peppered moth

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Related to Biston betularia: Peppered moth

peppered moth

the moth Biston betularia, which has been extensively studied in many areas of Britain. Its coloration is of two main types: peppered (a mixture of white and grey) and melanic (dark brown), the relative proportion of the two colour types in an area being related to the amount of atmospheric pollution. The colour forms are an example of a GENETIC POLYMORPHISM controlled by a single gene with two ALLELES, the allele for melanism being dominant. see INDUSTRIAL MELANISM.
References in periodicals archive ?
Industrial and non-industrial melanism in the peppered moth Biston betularia (L.
Hamadryas feronia may be considered a better example to explain the process of background selection than Biston betularia from Great Britain, because its natural history and taxonomy are well known and its behavior can be seen during daylight (Jenkins 1983, Monge-Najera & Hernandez 1991, Monge-Najera 1992, Monge-Najera et al.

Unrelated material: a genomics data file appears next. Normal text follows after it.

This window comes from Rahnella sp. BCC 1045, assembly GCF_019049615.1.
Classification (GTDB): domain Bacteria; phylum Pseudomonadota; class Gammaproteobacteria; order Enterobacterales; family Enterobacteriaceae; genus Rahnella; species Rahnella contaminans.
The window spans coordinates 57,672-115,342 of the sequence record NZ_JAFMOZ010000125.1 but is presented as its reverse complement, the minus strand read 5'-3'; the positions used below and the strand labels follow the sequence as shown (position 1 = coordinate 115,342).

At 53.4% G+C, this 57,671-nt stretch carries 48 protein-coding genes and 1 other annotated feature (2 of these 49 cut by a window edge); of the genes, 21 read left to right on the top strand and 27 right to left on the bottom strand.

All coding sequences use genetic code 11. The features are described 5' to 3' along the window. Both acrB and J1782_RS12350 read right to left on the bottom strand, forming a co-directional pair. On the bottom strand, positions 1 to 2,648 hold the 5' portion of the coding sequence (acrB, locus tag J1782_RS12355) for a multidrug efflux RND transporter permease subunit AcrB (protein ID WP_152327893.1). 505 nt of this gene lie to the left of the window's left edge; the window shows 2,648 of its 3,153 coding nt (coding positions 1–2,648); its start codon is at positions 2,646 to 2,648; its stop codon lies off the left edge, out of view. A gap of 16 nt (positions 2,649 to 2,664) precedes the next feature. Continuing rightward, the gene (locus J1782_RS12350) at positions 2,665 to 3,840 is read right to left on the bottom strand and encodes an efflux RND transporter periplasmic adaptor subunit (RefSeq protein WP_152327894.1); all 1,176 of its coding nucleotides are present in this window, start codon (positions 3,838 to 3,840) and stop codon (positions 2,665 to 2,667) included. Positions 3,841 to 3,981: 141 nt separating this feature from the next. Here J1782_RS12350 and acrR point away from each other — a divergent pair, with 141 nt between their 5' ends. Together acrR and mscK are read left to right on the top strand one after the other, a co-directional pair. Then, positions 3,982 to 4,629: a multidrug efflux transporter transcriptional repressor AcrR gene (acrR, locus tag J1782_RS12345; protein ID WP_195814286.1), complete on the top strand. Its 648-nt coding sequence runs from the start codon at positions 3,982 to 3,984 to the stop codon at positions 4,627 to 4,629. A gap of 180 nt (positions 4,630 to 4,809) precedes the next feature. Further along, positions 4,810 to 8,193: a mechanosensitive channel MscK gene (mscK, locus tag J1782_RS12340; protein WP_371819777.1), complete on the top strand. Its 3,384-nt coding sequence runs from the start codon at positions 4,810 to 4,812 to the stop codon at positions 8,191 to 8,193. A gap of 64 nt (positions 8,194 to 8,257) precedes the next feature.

About the same time that Charles Darwin was tracking finches of the Galapagos to make his case for natural selection, a mutant form of the peppered moth, Biston betularia, appeared on trees in the industrialized midlands of England.
It is just the sort of change we see in the famed case of the Peppered Moth, Biston betularia.
12) In the peppered moth Biston betularia the function of melanism in polluted forests is to camouflage moths against soot-encrusted trees.
The awakening of interest in this "alternative picture" in part reflects a sense that the paradigmatic cases of natural selection, such as industrial melanism in Biston betularia and heavy-metals tolerance in grass species, may not exemplify the process of evolution with respect to unexceptional environmental factors and less simply determined functional traits (Sultan 1987).